“Why do we have to learn stories,” my students might have asked me the first week of class. In a few weeks they will be faced with a multiple-choice quiz and tasked with answering knowledge-based questions from a graded reader. True enough, in their other classes they are met with page after page of multiple-choice grammar gotcha questions. If my lessons are meant to support what they learned in those classes, then it’s a fair question.
“Raise your hand if you ever had a favourite teacher,” I asked them on the first day of class. At most a quarter of the hands in the classroom went up at a time, otherwise there may only have been two or three spread out amongst the tables arranged in groups around the room. “Why is it that you like those teachers,” I pressed on.
With a little coaxing, we were able to move beyond the answers such as “they gave us pizza,” or “they did not shout,” and once or twice this week a student piped up and said, “the teachers that told us stories were my favourites.”
I asked them who their first stories were told by. Most responded that it had been their mothers. What was the point of those stories? At one stage it would’ve been to establish the first building blocks of language. Later, the stories told were to instil certain social values held by the parents– “Be brave,” “be honest,” “believe in magic.”
Next, I showed pictures drawn on cave walls 10,000 years and more ago. We looked at one picture of three spear-wielding hunters and two bowmen pursuing a pair of deer. For 400 centuries this story has endured because it had to. It was recorded because it had to be. It was passed down because lives depended on it.
The first teachers were storytellers. The old wise man who taught each new generation on a plain in Africa how to get food was an imperative component as the earliest society self-assembled. Not only did someone have to figure out how to kill a lion, they had to teach other people how to do it. Our survival as a species is testament to the success of these first storytellers.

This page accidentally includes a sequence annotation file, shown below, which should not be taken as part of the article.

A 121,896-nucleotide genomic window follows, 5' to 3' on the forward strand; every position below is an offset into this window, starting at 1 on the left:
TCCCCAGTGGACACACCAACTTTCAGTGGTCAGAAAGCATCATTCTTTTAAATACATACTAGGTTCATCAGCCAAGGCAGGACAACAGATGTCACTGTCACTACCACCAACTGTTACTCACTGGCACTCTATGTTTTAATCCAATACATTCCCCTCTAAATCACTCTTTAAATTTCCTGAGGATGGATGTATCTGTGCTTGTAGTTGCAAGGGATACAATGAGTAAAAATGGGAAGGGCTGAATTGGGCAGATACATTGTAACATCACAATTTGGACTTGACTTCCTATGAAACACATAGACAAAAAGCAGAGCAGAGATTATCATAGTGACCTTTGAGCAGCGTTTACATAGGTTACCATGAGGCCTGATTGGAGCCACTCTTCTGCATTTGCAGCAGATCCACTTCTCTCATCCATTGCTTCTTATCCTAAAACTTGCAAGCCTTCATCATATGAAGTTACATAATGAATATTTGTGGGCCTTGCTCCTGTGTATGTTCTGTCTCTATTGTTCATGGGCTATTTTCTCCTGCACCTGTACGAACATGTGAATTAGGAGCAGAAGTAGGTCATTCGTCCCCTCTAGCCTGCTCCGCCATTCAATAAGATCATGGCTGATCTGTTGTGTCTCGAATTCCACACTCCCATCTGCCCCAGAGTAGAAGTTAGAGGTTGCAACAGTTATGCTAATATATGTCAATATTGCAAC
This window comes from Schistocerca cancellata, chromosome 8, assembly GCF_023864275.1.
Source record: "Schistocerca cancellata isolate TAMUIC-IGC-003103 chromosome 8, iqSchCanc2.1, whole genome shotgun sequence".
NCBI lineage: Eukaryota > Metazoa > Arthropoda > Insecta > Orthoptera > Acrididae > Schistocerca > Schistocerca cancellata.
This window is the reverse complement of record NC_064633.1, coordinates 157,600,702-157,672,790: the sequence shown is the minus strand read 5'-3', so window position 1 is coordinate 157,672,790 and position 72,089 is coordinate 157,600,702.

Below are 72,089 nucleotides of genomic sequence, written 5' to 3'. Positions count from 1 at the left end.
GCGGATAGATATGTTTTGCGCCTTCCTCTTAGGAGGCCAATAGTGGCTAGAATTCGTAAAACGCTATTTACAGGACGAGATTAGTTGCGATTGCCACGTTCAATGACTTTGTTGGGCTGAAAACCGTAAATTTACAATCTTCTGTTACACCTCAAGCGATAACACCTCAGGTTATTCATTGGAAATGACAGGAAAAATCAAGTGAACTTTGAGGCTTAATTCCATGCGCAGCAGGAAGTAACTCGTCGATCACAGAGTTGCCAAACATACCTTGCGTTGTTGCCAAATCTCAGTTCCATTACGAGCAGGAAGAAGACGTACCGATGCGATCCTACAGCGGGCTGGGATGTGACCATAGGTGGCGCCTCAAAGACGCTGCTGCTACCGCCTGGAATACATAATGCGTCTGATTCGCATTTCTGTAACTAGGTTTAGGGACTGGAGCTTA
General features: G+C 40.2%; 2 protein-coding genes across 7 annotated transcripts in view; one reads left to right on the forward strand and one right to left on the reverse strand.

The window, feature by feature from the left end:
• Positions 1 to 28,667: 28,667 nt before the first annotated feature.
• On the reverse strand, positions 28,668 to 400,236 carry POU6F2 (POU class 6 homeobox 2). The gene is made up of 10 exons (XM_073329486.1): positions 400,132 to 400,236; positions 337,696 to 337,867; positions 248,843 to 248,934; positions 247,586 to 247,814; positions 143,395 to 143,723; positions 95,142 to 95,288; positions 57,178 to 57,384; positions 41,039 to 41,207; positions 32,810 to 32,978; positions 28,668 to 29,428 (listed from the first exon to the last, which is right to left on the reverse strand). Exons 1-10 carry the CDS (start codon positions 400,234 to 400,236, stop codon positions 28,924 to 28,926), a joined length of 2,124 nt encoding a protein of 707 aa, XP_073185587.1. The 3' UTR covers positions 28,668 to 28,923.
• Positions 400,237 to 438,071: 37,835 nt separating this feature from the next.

Today, rather than lions, we must become the masters of our relationships with the people around us. Every interaction between characters we encounter moulds how we attempt to negotiate the maze of intra-personal networking. The more characters we understand from our reading, the more nuanced we become in developing relationships with the people around us.
Understanding Victor Frankenstein’s motivation for piecing together his creature will not inoculate us against neighbours who reanimate the dead, nor is it meant to, but knowing how to recognise the motivation of the people with whom you interact fosters your empathy, which, in turn creates better understanding between colleagues, clients, and collaborators as we try to understand the needs and emotions that drive the individual real-life characters we meet daily. Further extrapolated, we better understand the world and how it works.
So, why, indeed, do we have to learn stories in school? It’s only the future of humanity that depends on it.